This article does not represent the views of Her Campus FSU.
As someone who has been in the Tumblr roleplaying (RP) community for four and a half years, I can say without much pause that it is one of the greatest things that I have joined in my life. Roleplaying is a form of fanfiction where you can collaborate with other writers online—in this case on the blogging site Tumblr—to create stories together. As a roleplayer, it is standard to choose a character to write as, whether it is a character from your favorite fandom or one of your own creation. Within the community, having a female character is the ultimate struggle. They often have significantly fewer followers, writing partners, and nearly have to beg for someone to interact with them, while most male characters are pushing people away because they don’t have time to write with everyone. The baffling part of this issue is that—while there are some men and gender non-binary folk writing in the space—the majority of the writers are female.
From an outside perspective, it would seem like it should be the opposite. We are in a generation where feminism is becoming more and more the norm, where women helping and supporting women has become not just a mantra, but a physical reality. Tumblr is also known for a strong social justice community that rams popular media with critiques of its representations of women. So why is it that this mostly female writing community would rather delete their blogs than write with or for a female character? I think you could write a whole other article about the various reasons why this occurs, but in my opinion it ultimately it all falls back to two main factors.
The Tumblr RP community has become a hotbed for internalized misogyny. In our media, most of the interesting and dynamic stories seen on screen or on paper tend to revolve around male characters, and it is not uncommon to see the one or two females fill stereotypical roles. As a woman, it makes sense that you wouldn’t see yourself as a standard housewife or a refrigerator woman or a neverending chain of sarcastic comments with no actual personality. So, there is no other option but to relate to the male characters and place your energy and emotions into them and their journeys. When it comes to roleplaying, the same thing applies. Why would someone want to write a character who seems to be limited by their gender when you could write as a man who is normally much more interesting and has so many more plot and character development opportunities than their female counterpart?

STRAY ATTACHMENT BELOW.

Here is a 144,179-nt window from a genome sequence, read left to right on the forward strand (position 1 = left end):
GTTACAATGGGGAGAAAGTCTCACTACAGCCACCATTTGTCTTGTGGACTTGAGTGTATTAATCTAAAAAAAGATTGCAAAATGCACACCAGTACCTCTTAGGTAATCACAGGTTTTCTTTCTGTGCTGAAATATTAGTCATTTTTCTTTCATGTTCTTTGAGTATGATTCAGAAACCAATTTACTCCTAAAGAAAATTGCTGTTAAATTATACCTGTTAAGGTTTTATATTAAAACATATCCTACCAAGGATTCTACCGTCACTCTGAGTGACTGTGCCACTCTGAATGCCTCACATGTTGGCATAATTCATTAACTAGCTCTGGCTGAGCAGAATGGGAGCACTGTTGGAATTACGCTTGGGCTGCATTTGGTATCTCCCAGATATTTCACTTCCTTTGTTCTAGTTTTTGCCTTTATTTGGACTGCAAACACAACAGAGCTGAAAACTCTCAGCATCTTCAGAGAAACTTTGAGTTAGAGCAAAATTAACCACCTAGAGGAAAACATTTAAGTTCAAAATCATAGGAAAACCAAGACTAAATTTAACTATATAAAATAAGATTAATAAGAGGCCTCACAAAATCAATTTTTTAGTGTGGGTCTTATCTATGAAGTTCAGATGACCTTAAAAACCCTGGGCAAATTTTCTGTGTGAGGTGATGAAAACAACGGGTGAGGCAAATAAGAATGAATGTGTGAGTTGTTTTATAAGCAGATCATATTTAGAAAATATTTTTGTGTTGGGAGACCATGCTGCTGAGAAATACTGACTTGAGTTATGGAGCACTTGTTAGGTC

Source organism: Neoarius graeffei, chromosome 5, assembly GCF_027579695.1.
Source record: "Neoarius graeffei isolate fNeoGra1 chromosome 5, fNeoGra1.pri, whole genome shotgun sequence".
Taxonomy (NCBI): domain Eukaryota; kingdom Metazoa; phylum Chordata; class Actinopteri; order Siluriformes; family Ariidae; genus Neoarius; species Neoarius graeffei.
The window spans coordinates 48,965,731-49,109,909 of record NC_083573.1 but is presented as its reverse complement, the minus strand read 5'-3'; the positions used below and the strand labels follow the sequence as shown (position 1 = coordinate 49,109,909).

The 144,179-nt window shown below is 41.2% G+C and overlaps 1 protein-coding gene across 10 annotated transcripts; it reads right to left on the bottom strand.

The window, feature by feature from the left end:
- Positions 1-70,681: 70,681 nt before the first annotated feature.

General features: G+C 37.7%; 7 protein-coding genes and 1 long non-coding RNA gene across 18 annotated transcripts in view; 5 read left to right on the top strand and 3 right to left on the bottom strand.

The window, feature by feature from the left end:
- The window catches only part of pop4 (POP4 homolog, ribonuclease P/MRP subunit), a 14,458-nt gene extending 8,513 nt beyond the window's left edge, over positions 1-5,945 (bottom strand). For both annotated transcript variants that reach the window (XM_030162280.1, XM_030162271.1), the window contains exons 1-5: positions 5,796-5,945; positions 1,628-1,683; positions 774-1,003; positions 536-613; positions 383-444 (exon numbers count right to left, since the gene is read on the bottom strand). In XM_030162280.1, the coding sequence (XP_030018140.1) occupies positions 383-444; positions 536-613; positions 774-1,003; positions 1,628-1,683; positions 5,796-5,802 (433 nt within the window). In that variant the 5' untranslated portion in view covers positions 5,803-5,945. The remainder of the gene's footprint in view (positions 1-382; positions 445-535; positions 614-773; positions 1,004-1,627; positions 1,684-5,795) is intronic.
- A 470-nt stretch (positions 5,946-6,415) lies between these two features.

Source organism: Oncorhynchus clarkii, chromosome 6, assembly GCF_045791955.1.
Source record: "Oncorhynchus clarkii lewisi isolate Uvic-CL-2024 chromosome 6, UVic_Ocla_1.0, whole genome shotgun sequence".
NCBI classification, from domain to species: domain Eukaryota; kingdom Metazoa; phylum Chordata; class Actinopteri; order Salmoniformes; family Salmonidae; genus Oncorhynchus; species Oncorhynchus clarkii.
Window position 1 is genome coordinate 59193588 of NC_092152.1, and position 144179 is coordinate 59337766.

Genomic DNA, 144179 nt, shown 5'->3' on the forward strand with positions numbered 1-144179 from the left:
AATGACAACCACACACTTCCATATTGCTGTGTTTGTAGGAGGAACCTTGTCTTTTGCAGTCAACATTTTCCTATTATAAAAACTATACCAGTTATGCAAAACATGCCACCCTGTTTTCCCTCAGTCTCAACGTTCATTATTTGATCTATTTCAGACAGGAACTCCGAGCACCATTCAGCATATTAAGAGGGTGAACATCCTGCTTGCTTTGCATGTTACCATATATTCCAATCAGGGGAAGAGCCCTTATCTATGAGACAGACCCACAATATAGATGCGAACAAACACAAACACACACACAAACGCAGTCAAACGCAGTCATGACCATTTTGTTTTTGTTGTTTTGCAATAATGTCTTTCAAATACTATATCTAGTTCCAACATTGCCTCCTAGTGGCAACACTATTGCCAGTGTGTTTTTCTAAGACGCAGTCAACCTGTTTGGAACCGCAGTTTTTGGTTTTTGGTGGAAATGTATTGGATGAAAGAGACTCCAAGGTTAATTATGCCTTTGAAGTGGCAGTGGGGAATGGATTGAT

As a side effect of this, I find there is a trend for heavier criticism against female characters. A male character could have a crappy backstory, no real identifiable traits or personality, and superpowers that make him more unstoppable than God, but slap a pretty face on him and people will be running over each other trying to get to write with him. With women, your character must be nearly perfect to get any sort of attention. There can be no tropes in your backstory; she cannot be too tough but she can’t be fragile and feminine. She has to suffer, but not too much. She has to be beautiful, but not unobtainable. She can be smart, but not smarter than the boys.
Along with this issue, there is the phenomenon that I find is somewhat niche to Tumblr, which is the extreme over-sexualization of gay men. Most of the characters in the RP world are not just male, but normally queer to some extent. I never understood this phenomenon of wanting to see two hot men going at each other, but a fellow RPer, who preferred to remain anonymous, had some insight:
“I myself was obsessed with gay male love stories in my mid-to late-teens, though I have since realized that that was my own queerness desperately seeking representation and, finding little to do with queer women, being forced to latch onto male stories. Straight girls love gay sex, and I’m sure there are a number of reasons why, but it would seem that female roleplay writers are less interested in seeing themselves represented in romantic and sexual stories and more interested in playing with gay men as if they were dolls.”
I also think a part of this phenomenon is because most of the writers are women who like men. As another RPer, who I will refer to as “S” told me, “I like to write dudes because I like dudes.” This didn’t shock me in the slightest; writers write about what interests them, and if you’re interested in men, you’re probably going to want to look at men. A lot of roleplayers are straight, so it’s not ridiculous to assume that they’d want to use male face claims for their characters that they find attractive and want to see interacting with other attractive men.
The stigma against female characters is prominent and obvious, and just because a few like me manage to break into the mainstream community and make something of their female characters doesn’t mean it’s on its way to being resolved. In my four and a half years writing on Tumblr, I have stuck with the same female character the whole way through, and even after all this time I still find it difficult to find new interactions. I have over 940 followers, yet only fifteen to twenty of them write with me on a regular basis.
As a final anecdote, I wanted to share something another RPer admitted to me, “At one point I changed the icon of my blog to a picture of a woman in the hopes that it would deter people from following me.” The fact that this is a tactic that is used—and was successful; she lost followers—is exactly what is wrong with the misogyny within the RP community. I hope one day these issues can be resolved and female characters get the representation and attention they deserve, but for now I will continue to write and do my best to prove that women can be just as dynamic and interesting as any male character.